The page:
faculties concentrated, think on the Eternal and Indestructible like a man of the world thinking of wealth and other valuable possessions. One should never, while practising Yoga, withdraw one's mind from it. One should with devotion betake oneself to those means by which one may succeed in restraining the mind that is very restless. One should never permit oneself to fall away from it. With the senses and the mind withdrawn from everything else, the Yogin (for practice) should betake himself to empty caves of mountains, to temples consecrated to the deities, and to empty houses or apartments, for living there. One should not associate with another in either speech, act, or thought. Disregarding all things, and eating very abstemiously, the Yogin should look with an equal eye upon objects acquired or lost. He should behave after the same manner towards one that praises and one that censures him. He should not seek the good or the evil of one or the other. He should not rejoice at an acquisition or suffer anxiety when he meets with failure or loss. Of uniform behaviour towards all beings, he should imitate the wind. Unto one whose mind is thus turned to itself, who leads a life of purity, and who casts an equal eye upon all things,--indeed, unto one who is ever engaged in Yoga thus for even six months,--Brahma as represented by sound appears very vividly. Beholding all men afflicted with anxiety (on account of earning wealth and comfort), the Yogin should view a clod of earth, a piece of stone, and a lump of gold with an equal eye. Indeed, he should withdraw himself from this path (of earning wealth), cherishing an aversion for it, and never suffer himself to be stupefied. Even if a person happens to belong to the inferior order, even if one happens to be a woman, both of them, by following in the track indicated above, will surely attain to the highest end. He that has subdued his mind beholds in his own self, by the aid of his own knowledge the Uncreate, Ancient, Undeteriorating, and Eternal Brahma,--That, viz., which can not be attained to except by fixed senses,--That which is subtiler than the most subtile, and grosser than the most gross, and which is Emancipation's self.'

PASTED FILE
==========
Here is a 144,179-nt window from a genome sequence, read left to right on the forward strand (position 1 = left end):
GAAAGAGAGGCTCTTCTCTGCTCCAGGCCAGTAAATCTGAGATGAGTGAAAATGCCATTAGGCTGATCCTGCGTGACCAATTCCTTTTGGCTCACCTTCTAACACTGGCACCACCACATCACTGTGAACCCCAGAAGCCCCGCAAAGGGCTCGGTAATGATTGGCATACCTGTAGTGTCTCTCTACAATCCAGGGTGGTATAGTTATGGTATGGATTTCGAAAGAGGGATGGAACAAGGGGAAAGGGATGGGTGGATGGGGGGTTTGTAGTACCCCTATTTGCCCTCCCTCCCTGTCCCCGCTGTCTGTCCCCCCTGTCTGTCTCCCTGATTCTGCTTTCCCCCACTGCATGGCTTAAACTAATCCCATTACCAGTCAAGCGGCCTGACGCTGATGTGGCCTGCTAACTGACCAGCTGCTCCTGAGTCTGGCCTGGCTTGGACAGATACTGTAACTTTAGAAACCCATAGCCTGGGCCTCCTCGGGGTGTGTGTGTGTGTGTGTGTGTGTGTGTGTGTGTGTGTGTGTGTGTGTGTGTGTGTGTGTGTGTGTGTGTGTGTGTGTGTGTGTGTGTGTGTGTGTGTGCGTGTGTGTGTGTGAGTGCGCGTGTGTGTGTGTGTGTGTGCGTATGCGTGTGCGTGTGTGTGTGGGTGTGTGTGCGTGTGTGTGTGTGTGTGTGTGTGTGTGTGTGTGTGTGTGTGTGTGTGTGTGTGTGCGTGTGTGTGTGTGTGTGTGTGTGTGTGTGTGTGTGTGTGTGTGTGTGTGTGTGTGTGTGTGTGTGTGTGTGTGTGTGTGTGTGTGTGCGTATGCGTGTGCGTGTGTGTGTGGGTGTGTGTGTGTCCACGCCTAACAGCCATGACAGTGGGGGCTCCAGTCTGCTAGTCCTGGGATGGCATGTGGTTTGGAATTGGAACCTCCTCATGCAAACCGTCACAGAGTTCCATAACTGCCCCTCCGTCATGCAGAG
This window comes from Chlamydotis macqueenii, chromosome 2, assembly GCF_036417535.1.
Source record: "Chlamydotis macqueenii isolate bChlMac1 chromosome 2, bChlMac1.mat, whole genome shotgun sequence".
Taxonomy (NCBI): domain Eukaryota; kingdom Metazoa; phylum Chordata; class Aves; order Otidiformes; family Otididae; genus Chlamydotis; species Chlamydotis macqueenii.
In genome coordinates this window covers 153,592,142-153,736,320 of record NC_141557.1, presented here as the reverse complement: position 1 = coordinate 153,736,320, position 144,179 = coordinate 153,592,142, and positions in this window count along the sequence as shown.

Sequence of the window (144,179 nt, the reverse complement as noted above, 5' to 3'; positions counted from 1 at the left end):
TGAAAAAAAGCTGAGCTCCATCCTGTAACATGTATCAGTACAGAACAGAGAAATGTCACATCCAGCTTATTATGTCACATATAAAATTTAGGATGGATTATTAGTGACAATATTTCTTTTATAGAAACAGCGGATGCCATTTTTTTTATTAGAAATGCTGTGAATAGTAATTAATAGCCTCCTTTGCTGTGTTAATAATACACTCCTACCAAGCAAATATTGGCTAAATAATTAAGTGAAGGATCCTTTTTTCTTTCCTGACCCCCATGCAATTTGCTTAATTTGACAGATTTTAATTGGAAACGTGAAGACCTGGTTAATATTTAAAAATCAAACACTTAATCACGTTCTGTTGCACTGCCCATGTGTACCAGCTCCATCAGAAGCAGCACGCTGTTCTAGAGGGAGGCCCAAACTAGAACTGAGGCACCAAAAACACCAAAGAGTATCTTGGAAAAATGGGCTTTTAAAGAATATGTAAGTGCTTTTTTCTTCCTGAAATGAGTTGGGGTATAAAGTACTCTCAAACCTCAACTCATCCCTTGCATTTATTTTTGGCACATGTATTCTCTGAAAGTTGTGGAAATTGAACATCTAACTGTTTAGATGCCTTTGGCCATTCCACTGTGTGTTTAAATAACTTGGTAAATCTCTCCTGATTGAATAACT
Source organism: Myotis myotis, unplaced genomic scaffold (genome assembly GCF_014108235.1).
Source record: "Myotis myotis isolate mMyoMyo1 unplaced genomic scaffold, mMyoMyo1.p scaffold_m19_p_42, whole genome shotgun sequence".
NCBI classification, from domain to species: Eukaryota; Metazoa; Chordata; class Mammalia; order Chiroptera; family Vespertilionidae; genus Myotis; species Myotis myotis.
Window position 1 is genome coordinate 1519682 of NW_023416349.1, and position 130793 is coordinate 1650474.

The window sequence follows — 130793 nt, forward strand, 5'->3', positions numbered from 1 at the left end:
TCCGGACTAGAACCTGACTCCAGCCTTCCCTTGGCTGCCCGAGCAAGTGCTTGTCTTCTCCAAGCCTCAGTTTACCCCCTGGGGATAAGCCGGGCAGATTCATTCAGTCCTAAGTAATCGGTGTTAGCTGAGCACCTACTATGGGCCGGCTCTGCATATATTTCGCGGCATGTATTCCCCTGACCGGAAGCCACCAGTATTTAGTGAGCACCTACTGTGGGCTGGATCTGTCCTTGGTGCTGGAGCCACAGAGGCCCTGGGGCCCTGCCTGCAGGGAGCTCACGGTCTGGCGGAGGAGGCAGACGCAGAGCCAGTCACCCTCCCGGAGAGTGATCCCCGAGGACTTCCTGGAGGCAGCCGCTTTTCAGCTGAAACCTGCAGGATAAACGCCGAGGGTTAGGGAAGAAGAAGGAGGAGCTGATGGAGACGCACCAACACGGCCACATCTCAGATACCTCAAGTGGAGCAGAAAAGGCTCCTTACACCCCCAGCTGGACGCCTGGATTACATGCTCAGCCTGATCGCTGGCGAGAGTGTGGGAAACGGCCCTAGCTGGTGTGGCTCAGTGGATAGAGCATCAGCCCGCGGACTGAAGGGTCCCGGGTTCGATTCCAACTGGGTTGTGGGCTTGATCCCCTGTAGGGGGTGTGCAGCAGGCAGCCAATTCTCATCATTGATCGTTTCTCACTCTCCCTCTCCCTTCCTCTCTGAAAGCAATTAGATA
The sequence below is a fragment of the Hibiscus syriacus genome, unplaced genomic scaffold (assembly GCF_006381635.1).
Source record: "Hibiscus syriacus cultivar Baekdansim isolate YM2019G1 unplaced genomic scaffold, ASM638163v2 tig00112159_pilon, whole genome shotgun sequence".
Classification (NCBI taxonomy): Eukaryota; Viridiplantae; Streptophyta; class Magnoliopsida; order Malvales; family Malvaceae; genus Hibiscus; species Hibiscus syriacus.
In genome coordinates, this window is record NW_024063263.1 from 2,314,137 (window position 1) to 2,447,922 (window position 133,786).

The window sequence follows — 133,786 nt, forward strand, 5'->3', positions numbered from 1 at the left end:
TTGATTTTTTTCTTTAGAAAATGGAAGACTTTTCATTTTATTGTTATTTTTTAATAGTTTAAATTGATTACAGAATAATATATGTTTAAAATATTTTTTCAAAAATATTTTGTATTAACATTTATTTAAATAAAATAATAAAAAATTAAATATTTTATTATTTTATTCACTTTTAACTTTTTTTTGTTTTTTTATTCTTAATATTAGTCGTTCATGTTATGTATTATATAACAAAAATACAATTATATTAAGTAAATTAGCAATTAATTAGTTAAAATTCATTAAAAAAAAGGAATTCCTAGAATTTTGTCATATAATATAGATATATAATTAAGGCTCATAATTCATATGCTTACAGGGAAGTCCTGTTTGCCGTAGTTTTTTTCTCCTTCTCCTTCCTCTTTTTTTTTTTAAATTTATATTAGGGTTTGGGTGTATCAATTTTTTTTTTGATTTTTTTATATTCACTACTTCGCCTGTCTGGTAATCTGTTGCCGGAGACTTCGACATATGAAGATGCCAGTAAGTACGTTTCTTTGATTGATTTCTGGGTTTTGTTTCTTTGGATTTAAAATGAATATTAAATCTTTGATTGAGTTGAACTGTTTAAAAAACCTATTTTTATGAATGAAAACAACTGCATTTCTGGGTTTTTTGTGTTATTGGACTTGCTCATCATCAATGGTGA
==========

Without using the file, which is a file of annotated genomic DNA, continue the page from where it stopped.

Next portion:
"Bhishma continued, 'By ascertaining from the mouths of preceptors and by themselves reflecting with their minds upon these words of the great and
high-souled Rishi spoken so properly, persons possessed of wisdom attain to that equality (about which the scriptures say) with Brahman himself, till, indeed, the time when the universal dissolution comes that swallows up all existent beings.'"